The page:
The five largest U.S. health insurance companies sailed through the worst economic downturn since the Great Depression to set new industry profit records in 2009, a feat accomplished by leaving behind 2.7 million americans who had been in private health plans. For customers who kept their benefits, the insurers raised rates and cost-sharing,and cut the share of premiums spent on medical care. Executives and shareholders of the five biggest for-profit health insurers, UnitedHealthGroup inc., WellPoint inc., Aetna Inc., Humana Inc., and Cigna Corp., enjoyed combined profit of $12.2 billion in 2009, up 56 percent from the previous year. It was the best year ever for Big Insurance.
The 2009 financial reports from the nation’s five largest insurance companies reveal that:
* The firms made $12.2 billion, an increase of $4.4 billion, or 56 percent, from 2008.
o Four out of the five companies saw earnings increases, with CIGNA’s profits jumping 346 percent.
* The companies provided private insurance coverage to 2.7 million fewer people than the year before.
o Four out of the five companies insured fewer people through private coverage. UnitedHealth alone insured 1.7 million fewer people through employer-based or individual coverage.
o All but one of the five companies increased the number of people they covered through public insurance programs (Medicaid, CHIP and Medicare). UnitedHealth added 680,000 people in public plans.
* The proportion of premium dollars spent on health care expenses went down for three of the five firms, with higher proportions going to administrative expenses and profits.
“Spare me the lectures.” I love Bernie!
Although my landlady has people who do the shoveling, they haven’t shown up yet and I had to get to my car to clean it off. So I paid a couple of kids $10 to hack a path to my car.
They were happy to get it; they said they put in a full day of shoveling yesterday (I used to do it myself when I was a kid, so I know just how exhausting it is) and then they got to the bus stop to go home, the buses had stopped running and they had to walk all the way home.
It’s that really heavy, wet snow with an icy crust. I had to break cracks in it with a broom handle before I could get it off. Then I drove through the snow drifts with my Subaru to flatten my driveway.
It worked fine … until I got stuck. And I mean, really stuck. It took three of my neighbors ten minutes or so to push me back into my driveway.
I might be trapped here for a few days.
Until Monday, when it snows again. Arghh.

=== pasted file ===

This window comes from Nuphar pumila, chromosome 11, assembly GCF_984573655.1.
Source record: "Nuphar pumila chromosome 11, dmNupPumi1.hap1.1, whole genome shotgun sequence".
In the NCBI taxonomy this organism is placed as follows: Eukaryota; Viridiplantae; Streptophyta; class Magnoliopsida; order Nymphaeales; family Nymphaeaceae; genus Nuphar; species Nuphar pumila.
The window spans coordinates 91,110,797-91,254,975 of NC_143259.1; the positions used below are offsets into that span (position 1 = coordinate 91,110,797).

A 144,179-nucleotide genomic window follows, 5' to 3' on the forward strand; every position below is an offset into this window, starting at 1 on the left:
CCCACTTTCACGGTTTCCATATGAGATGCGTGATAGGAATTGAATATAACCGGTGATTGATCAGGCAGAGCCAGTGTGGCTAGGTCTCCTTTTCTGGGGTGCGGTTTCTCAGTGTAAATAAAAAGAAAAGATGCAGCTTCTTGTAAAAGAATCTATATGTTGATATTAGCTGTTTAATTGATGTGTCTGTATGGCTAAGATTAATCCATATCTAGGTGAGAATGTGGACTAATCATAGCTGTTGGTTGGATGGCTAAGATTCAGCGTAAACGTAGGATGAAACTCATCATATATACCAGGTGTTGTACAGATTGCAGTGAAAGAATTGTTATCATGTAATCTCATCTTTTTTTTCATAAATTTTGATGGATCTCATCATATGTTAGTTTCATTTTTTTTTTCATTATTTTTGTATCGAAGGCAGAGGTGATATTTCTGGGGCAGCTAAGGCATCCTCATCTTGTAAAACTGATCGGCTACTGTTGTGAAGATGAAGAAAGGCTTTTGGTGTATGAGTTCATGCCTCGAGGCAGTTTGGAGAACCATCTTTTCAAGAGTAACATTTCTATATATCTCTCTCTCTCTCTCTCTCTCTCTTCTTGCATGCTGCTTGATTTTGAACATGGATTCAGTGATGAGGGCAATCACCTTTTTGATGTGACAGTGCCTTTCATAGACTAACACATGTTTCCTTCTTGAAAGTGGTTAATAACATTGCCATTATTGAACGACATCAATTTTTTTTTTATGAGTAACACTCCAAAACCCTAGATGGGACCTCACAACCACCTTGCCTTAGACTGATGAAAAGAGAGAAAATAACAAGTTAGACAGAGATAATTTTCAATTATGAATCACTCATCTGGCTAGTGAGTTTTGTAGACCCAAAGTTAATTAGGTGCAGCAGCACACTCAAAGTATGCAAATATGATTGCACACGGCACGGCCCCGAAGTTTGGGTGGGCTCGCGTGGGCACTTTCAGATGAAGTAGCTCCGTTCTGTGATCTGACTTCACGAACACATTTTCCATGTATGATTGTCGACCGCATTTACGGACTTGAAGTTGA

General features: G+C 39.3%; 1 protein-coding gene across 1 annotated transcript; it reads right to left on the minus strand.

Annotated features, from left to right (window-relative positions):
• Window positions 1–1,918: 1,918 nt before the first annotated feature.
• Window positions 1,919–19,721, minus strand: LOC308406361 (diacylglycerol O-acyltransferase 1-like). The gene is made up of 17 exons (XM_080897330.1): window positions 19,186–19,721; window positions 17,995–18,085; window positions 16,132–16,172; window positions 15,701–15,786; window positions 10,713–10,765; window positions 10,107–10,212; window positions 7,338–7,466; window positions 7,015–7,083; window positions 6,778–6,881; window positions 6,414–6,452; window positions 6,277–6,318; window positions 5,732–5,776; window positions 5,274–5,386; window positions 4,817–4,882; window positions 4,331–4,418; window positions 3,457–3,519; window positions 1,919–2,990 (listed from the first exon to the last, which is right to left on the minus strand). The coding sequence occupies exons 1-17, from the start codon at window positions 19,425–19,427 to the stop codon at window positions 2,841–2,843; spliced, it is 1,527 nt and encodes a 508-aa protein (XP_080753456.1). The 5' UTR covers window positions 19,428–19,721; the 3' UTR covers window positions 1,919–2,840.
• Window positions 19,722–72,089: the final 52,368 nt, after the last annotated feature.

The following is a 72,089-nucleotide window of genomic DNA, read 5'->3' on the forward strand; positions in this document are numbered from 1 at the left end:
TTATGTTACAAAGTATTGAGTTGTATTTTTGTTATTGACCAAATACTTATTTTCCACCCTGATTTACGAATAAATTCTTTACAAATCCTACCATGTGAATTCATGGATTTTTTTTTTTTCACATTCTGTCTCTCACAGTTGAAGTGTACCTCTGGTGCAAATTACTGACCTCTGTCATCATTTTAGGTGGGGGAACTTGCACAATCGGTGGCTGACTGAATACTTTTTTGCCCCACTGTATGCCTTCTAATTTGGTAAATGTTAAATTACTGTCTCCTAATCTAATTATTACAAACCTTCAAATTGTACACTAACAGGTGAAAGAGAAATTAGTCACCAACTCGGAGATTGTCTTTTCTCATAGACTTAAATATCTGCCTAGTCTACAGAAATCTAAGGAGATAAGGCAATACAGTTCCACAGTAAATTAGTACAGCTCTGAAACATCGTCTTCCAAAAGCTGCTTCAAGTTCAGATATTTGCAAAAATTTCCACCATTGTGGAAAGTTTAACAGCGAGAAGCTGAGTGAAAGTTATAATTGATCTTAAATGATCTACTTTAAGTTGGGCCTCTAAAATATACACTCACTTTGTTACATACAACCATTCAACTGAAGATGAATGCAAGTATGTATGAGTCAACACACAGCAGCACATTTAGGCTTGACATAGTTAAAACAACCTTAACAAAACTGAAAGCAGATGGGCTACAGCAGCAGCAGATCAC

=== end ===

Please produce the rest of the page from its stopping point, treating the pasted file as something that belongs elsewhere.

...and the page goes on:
UPDATE: Shoveler Guy just showed up, told me he’d clean out the driveway – “But I’m working alone today, it’ll take a while.” I assured him I’m not going anywhere.
Simon Johnson at Baseline Scenario:
Being nice to the biggest banks will not save the midterm elections for the Democrats. The banks’ campaign contributions will flow increasingly to the Republicans and against any Democrats (and there are precious few) who have fought for real reform.
The president’s only political chance is to take on the too big to fail banks directly and clearly. He needs to explain where they came from (answer: the Reagan Revolution, gone wrong), how the problem became much worse during the last administration, and how – in credible detail – he will end their reign.
What we have now is not a free market. It is rather one of the most complete (and awful) instances ever of savvy businessmen capturing a state and the minds of the people who run it. Is this really what the president seeks to endorse?
Americans like to think we don’t have these problems – but we do. Prostitution isn’t always a “victimless crime”:
COLUMBUS, Ohio (AP) — About 1,000 American-born children are forced into the sex trade in Ohio every year and about 800 immigrants are sexually exploited and pushed into sweatshop-type jobs, a new report on human trafficking in the state said Wednesday.
Ohio’s weak laws on human trafficking, its growing demand for cheap labor and its proximity to the Canadian border are key contributors to the illegal activity, according to a report by the Trafficking in Persons Study Commission.
”Ohio is not only a destination place for foreign-born trafficking victims, but it’s also a recruitment place,” said Celia Williamson, an associate professor at the University of Toledo who led the research.
From 1990 to 2000, Ohio’s foreign-born population increased 30 percent, and the state has a growing pool of legal and illegal immigrants who draw victims or hide victims, Williamson said. These networks are highly organized, with brothels fronting as legitimate businesses.
Google is going to roll out an ultra-high-speed broadband network. From Wired:
The announcement is not good news for the nation’s ISPs, which have long had a sour relationship with Google. Although Google interconnects with networks just as any other participant in the internet does, ISPs — including AT&T — have complained that Google properties such as Youtube should pay more to ride on their networks.
For its part, Google sees high ISP subscription fees and the U.S.’s slow connection speeds as hindrances to more profits. In the simplest equation, the more people who are online and the faster their connection, the more money Google makes from little text ads on the net. Any company who wants to make money anywhere between a user and an online ad has to fear that Google will try to drive the profits out of its business, whether that be a hardware vendor, a software company like Microsoft or an internet service provider.
Google is doing at least three things here:
1) It’s demonstrating to the public and to regulators that really fast broadband isn’t nearly as hard as companies like AT&T and Verizon pretend it is.